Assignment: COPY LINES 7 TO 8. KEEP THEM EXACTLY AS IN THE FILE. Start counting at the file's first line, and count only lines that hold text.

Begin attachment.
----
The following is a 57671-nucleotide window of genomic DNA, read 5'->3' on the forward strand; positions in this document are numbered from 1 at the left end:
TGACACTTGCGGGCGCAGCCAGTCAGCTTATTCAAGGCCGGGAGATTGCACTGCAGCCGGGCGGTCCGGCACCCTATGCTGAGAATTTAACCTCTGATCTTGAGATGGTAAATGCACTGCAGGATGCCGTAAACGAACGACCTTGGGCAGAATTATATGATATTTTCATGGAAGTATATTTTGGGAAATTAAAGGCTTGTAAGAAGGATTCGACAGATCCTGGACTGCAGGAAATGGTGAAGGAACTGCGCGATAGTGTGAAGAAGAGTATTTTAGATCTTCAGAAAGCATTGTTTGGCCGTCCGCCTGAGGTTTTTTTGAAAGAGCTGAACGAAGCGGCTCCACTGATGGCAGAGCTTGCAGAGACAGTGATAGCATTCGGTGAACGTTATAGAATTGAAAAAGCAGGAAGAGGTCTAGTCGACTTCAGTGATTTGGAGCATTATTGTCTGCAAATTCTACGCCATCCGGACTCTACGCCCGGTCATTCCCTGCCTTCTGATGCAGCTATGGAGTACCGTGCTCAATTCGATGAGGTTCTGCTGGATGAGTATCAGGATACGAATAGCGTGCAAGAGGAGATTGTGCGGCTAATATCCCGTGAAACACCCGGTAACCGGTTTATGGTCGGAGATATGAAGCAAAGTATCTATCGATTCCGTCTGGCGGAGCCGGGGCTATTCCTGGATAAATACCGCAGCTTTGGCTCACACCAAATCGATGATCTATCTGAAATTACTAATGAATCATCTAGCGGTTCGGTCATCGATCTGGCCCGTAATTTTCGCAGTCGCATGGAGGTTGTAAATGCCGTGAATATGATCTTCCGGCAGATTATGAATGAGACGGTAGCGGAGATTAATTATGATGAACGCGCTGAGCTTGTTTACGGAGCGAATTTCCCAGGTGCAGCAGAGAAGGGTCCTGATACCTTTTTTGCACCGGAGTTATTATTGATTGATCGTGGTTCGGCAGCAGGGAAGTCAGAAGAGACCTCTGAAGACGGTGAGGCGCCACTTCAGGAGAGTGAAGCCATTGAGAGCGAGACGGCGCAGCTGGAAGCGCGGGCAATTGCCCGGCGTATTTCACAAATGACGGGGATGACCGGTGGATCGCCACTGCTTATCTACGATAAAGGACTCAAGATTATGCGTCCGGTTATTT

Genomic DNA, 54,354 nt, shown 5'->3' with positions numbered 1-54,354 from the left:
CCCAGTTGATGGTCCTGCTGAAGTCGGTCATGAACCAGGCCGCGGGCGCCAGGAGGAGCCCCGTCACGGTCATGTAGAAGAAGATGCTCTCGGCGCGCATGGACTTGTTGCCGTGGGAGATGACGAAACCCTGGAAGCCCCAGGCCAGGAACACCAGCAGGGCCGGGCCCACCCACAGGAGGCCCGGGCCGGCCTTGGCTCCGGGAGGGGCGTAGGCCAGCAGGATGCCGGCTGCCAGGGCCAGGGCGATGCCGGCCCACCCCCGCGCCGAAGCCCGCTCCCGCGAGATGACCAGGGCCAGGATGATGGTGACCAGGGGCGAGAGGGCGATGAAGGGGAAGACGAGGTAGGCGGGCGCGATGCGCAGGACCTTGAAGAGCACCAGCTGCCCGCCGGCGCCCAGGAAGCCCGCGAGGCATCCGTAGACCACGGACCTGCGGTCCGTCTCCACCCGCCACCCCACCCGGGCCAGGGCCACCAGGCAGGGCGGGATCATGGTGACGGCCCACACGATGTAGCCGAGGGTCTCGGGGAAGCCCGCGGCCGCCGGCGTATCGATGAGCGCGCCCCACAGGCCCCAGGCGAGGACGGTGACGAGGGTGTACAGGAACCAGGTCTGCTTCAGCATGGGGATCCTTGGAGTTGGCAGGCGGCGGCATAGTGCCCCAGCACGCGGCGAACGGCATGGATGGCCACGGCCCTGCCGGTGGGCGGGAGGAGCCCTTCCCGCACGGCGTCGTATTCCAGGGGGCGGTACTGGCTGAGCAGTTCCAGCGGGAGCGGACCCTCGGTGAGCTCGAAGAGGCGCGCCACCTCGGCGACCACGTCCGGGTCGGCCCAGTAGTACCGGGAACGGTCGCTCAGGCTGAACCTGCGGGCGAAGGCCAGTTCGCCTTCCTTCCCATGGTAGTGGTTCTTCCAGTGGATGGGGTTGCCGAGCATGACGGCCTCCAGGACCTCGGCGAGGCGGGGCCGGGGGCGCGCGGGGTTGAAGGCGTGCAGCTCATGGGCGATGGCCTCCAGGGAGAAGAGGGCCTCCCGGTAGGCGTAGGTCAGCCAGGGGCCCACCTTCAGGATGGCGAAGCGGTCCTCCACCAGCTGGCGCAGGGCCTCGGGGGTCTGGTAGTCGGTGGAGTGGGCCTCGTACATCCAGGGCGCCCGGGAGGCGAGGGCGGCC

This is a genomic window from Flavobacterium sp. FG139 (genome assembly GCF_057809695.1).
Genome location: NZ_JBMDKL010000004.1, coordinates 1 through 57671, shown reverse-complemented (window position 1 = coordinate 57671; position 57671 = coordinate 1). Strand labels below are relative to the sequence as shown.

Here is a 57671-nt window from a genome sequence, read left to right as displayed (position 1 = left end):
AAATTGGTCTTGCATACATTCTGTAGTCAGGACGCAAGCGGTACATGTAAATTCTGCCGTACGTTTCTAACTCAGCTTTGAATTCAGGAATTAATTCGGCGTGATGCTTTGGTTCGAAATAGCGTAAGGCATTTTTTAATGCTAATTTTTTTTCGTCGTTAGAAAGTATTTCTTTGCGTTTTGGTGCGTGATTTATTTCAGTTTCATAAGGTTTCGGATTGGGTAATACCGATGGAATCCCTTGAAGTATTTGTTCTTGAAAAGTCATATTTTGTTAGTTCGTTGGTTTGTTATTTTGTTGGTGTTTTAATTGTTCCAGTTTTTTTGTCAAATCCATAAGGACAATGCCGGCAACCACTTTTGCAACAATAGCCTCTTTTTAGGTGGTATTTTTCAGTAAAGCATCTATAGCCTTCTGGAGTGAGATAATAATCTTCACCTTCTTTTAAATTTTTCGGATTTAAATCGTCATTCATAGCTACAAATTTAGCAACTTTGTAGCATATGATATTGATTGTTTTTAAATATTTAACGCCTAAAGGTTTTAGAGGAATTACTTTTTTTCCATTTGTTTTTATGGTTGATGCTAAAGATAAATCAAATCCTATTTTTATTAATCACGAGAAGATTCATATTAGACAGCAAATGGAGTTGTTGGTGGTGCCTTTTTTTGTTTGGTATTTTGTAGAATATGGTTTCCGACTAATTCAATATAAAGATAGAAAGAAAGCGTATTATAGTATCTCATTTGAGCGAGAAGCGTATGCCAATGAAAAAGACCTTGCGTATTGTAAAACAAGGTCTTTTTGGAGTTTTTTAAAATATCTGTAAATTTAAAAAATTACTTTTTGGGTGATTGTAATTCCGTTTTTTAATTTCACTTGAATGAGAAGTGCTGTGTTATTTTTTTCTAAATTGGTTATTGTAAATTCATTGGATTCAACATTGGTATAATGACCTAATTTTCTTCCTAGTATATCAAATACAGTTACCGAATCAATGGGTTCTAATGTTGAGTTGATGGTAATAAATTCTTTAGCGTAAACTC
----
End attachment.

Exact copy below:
Here is a 57671-nt window from a genome sequence, read left to right as displayed (position 1 = left end):
AAATTGGTCTTGCATACATTCTGTAGTCAGGACGCAAGCGGTACATGTAAATTCTGCCGTACGTTTCTAACTCAGCTTTGAATTCAGGAATTAATTCGGCGTGATGCTTTGGTTCGAAATAGCGTAAGGCATTTTTTAATGCTAATTTTTTTTCGTCGTTAGAAAGTATTTCTTTGCGTTTTGGTGCGTGATTTATTTCAGTTTCATAAGGTTTCGGATTGGGTAATACCGATGGAATCCCTTGAAGTATTTGTTCTTGAAAAGTCATATTTTGTTAGTTCGTTGGTTTGTTATTTTGTTGGTGTTTTAATTGTTCCAGTTTTTTTGTCAAATCCATAAGGACAATGCCGGCAACCACTTTTGCAACAATAGCCTCTTTTTAGGTGGTATTTTTCAGTAAAGCATCTATAGCCTTCTGGAGTGAGATAATAATCTTCACCTTCTTTTAAATTTTTCGGATTTAAATCGTCATTCATAGCTACAAATTTAGCAACTTTGTAGCATATGATATTGATTGTTTTTAAATATTTAACGCCTAAAGGTTTTAGAGGAATTACTTTTTTTCCATTTGTTTTTATGGTTGATGCTAAAGATAAATCAAATCCTATTTTTATTAATCACGAGAAGATTCATATTAGACAGCAAATGGAGTTGTTGGTGGTGCCTTTTTTTGTTTGGTATTTTGTAGAATATGGTTTCCGACTAATTCAATATAAAGATAGAAAGAAAGCGTATTATAGTATCTCATTTGAGCGAGAAGCGTATGCCAATGAAAAAGACCTTGCGTATTGTAAAACAAGGTCTTTTTGGAGTTTTTTAAAATATCTGTAAATTTAAAAAATTACTTTTTGGGTGATTGTAATTCCGTTTTTTAATTTCACTTGAATGAGAAGTGCTGTGTTATTTTTTTCTAAATTGGTTATTGTAAATTCATTGGATTCAACATTGGTATAATGACCTAATTTTCTTCCTAGTATATCAAATACAGTTACCGAATCAATGGGTTCTAATGTTGAGTTGATGGTAATAAATTCTTTAGCGTAAACTC